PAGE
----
The workers were balloted because the council had to reduce its wages bill or slash services or make redundancies to stay below the pounds 366m spending ceiling imposed by the Government. The decision - 2,000 voted against, and 4,000 teachers could not take part because they are paid according to a government framework - is unprecedented.
It is unlikely to be seen as a role model, however. The National and Local Government Officers' Association (Nalgo), which represents 750,000 workers, said Sheffield was the only authority known to be approaching the problem of budget cuts in this way.
Dennis Reed, a Nalgo local government officer said: 'This difficult decision has been taken to protect jobs and services and is not a response to the Government's pay limits. It is not a model for other authorities. This is another example of how the Government is placing local authorities in an impossible situation in trying to maintain jobs and services.'
Nalgo is preparing a claim for 1993 which will ignore the 1.5 per cent government pay limit.
Local authority employers agreed it was unlikely that other councils would follow Sheffield's example. 'But it does show that when authorities are faced with a lot of financial problems the pay figure is something they will look at,' Paul Hensby, of the Local Government Management Board, said. The GMB general union was the largest single union representing the Sheffield workers, and its members voted in favour of the pay cut. The union represents refuse workers, roadsweepers, home helps and school-dinner assistants. A roadsweeper or school cleaner earns about pounds 134 a week.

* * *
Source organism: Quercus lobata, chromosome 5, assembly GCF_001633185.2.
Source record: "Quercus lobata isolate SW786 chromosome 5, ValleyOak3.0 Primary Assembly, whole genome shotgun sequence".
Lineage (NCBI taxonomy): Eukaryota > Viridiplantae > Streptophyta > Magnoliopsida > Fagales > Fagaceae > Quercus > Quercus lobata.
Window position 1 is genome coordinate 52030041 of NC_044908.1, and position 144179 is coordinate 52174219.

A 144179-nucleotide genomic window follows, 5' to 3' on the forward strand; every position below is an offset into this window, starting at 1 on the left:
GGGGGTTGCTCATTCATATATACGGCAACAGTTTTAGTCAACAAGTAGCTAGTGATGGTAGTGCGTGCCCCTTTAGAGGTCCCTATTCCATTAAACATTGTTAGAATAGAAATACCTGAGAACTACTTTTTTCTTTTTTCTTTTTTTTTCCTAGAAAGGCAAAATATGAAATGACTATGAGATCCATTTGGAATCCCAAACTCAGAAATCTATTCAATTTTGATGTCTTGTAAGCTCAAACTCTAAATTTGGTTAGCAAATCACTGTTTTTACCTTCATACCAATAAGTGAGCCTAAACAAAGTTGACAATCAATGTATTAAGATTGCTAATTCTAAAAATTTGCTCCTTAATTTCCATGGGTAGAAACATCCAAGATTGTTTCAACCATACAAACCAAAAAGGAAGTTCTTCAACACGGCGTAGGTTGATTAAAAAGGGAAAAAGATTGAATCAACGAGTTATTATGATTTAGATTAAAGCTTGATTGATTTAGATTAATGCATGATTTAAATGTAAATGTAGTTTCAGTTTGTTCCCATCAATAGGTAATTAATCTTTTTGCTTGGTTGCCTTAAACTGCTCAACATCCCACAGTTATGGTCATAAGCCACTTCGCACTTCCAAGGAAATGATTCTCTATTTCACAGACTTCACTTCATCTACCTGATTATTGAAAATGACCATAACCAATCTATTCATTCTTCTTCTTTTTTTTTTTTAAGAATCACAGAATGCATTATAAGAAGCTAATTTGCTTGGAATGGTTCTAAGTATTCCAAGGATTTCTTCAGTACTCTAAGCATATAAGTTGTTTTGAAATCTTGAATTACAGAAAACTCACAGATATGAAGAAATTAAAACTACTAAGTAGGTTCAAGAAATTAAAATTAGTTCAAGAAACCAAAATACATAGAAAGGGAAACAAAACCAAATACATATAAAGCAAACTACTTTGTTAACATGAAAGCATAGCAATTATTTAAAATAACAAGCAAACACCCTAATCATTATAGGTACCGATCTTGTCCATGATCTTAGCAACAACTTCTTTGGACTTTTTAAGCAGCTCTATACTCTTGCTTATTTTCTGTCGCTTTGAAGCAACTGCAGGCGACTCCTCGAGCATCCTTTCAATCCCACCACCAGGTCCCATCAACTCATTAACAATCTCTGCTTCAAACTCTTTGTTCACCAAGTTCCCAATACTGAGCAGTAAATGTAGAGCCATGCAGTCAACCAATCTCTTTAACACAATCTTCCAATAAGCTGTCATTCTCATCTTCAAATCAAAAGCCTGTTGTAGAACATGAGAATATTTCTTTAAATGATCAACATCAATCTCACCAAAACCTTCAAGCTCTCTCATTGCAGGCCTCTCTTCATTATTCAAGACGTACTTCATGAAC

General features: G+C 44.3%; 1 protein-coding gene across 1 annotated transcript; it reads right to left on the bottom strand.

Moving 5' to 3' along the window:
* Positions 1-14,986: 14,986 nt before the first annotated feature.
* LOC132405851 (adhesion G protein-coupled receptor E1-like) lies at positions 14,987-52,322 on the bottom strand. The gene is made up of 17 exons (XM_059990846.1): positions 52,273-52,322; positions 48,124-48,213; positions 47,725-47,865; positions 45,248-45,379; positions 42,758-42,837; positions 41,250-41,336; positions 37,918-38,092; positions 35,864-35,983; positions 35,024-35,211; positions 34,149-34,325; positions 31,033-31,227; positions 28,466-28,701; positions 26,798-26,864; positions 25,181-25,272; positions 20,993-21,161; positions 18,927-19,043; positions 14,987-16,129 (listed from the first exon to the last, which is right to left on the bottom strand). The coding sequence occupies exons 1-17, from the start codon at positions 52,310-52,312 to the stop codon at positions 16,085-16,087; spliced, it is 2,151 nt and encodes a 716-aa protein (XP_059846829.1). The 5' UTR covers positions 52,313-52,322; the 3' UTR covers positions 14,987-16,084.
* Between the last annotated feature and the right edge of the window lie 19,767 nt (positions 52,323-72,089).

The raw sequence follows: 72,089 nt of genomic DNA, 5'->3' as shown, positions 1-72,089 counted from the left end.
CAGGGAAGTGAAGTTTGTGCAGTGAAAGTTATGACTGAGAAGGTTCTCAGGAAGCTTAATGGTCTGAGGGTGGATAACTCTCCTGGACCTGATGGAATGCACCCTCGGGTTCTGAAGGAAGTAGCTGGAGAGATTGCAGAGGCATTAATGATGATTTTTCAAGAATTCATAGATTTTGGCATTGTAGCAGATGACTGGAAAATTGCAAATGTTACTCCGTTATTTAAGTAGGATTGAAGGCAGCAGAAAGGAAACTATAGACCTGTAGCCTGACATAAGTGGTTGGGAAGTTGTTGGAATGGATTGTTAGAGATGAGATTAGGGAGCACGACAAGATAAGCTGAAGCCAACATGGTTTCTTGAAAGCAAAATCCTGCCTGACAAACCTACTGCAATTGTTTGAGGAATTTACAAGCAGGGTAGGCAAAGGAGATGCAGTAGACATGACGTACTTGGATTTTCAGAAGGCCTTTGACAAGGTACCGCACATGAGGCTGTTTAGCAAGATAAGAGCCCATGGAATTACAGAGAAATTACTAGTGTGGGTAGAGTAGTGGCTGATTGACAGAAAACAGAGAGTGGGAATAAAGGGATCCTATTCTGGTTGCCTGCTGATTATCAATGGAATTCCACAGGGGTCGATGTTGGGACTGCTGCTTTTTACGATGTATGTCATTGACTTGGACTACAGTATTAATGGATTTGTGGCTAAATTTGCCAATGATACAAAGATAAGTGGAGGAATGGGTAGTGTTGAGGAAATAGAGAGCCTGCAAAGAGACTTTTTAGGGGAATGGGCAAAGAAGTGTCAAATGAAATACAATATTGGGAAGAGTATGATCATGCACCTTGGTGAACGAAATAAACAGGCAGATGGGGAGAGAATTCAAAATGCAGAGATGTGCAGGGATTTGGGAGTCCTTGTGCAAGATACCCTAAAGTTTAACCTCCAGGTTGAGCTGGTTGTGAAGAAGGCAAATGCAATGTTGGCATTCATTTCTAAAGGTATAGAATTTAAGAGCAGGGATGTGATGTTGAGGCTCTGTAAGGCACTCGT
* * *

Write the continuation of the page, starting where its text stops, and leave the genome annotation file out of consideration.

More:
Mick Graham, the national secretary of the GMB, said: 'The majority said, 'don't shoot me now'. The gun was held to the heads of a lot of local government workers. Either cut services, cut jobs, or accept redundancies.
'Local government workers , whether white or blue collar workers, many of them part-time or low paid, are committed to the provision of high-quality services. This battle was not with Sheffield council. But we do not recommend it for the future. We want sufficient resources to finance local services.'
Only this week the National Association of Citizens' Advice Bureaux reported that fear of the dole was forcing workers to accept worse working conditions.
A CAB spokeswoman said: 'We found that workers were accepting poorer terms and conditions, pay cuts and longer hours, rather than losing their job. The problem is one of high unemployment and little legal protection. If an employer says he will cut your pay and you protest, he may show you where the door is.'
The Confederation of British Industry said one in three employers was introducing pay freezes, or rises in line with inflation. 'In a recession pay needs to be flexible. In some cases wage cuts to keep a job may be appropriate.'Reuse content